Catchphrase comedy is the antithesis of good humour, and shows like Little Britain have long been a stain on great comedy with their predictable one-liners and stereotypical characters.
In particular, the show has faced criticism for its portrayal of black and gay people, as well as itss handling of those with disabilities. Essentially, it’s the least politically correct show ever made, and while yes times were once different, the world has changed and this kind of humour is no longer acceptable.
Which is why the show has been pulled from iPlayer and Netflix, although I have no idea who’s still watching it to be fair.
Responding to questions over the decision to pull the series from its streaming service, the BBC said that ‘times had changed’.
A spokesman for the BBC told the Daily Mail: “There’s a lot of historical programming available on BBC iPlayer, which we regularly review.
“Times have changed since Little Britain first aired so it is not currently available on BBC iPlayer.”
Not only that, but Come Fly With Me, their equally unfunny and offensive comedy show, has also been pulled. Set in an airport, the show featured Walliams dressing up to play passenger liaison officer Moses Beacon and airline boss Omar Baba and Lucas portraying a black woman called Precious Little.
BritBox explained: “Times have changed since Little Britain first aired, so it is not currently available on BritBox.
“Come Fly With Me has not been available on the service for six months.”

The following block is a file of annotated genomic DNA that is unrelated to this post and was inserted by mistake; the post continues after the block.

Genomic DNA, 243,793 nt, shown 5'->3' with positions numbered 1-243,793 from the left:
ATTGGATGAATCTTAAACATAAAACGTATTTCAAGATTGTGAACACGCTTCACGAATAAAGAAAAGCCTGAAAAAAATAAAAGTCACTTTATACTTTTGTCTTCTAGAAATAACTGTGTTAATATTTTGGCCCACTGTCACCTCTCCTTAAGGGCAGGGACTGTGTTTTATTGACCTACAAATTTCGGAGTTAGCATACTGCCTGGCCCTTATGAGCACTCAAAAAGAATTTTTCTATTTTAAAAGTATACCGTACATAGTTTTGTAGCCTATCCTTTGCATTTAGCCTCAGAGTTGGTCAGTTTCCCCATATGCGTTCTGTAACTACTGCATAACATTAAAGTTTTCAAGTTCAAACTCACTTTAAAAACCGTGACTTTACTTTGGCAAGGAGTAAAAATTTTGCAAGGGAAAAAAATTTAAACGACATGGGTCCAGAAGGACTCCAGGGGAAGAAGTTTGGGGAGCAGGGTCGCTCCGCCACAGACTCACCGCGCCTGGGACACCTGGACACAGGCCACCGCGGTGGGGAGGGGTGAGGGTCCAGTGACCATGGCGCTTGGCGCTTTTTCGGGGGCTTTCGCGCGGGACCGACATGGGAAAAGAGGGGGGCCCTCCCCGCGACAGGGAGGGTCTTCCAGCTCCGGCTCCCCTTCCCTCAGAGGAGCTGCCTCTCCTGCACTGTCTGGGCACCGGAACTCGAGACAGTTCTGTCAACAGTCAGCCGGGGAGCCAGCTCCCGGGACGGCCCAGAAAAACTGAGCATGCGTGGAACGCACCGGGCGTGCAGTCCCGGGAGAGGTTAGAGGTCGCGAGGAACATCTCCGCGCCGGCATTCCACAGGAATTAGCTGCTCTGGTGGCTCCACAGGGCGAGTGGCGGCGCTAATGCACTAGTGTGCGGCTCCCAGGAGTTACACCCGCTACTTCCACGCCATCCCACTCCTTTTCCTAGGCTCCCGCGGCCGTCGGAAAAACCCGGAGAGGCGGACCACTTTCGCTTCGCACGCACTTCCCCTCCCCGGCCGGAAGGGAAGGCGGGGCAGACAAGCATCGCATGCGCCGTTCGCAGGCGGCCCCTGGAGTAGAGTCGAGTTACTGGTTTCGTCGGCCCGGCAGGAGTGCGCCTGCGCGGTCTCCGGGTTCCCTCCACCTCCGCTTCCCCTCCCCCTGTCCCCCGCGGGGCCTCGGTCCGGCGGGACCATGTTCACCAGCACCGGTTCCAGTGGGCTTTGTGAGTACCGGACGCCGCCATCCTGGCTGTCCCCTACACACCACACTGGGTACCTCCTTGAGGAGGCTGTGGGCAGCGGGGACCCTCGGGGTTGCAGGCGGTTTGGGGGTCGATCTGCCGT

Discussing criticism of blackface in 2010 when speaking to The Guardian, Lucas defended the duo’s comedy choices.
He said: “I think the thing is that we never aim to bring comedy out of racial characteristics, you know.
“We are playing a character who happens to be a different colour.”
However, in 2017, Matt Lucas penned a letter to his younger self for The Big Issue, where he revealed a number of regrets regarding the series and what he wouldn’t do again.
He wrote: “If I could go back and do Little Britain again, I wouldn’t make those jokes about transvestites. I wouldn’t play black characters.
“Basically, I wouldn’t make that show now. It would upset people.
“We made a more cruel kind of comedy than I’d do now. Society has moved on a lot since then, and my own views have evolved.
“There was no bad intent there – the only thing you could accuse us of was greed. We just wanted to show off about what a diverse bunch of people we could play.”
He also called it “lazy” for white actors to play black characters to get laughs.
These echoed sentiments shared by Walliams back in 2019 when he said the show would need updating.
Speaking to Radio Times last year, the 48-year-old said: “It’s a different time now. You’d make any comedy differently. We started working on Little Britain nearly 20 years ago, because it was on radio first.
“It’s hard to say specifically how it would be different. There’s all kinds of tolerances that change. People understand people’s predicaments more now. Maybe it’s, ‘We see this differently, we’ve got more information,’ and it would be a different type of joke.”
Is anyone really going to miss these shows anyway?
Hopefully this’ll be the last of their kind.
Charismatic, witty, charming, engaging - four things Joshua Rogers will never be. Thankfully, he’s a semi-competent editor, who, after graduating university with two mostly pointless degrees, joined The Hook two years ago. He subsequently honed his writing skills over several features and investigative pieces, arguably letting The Hook audience in on way too much of his personal life.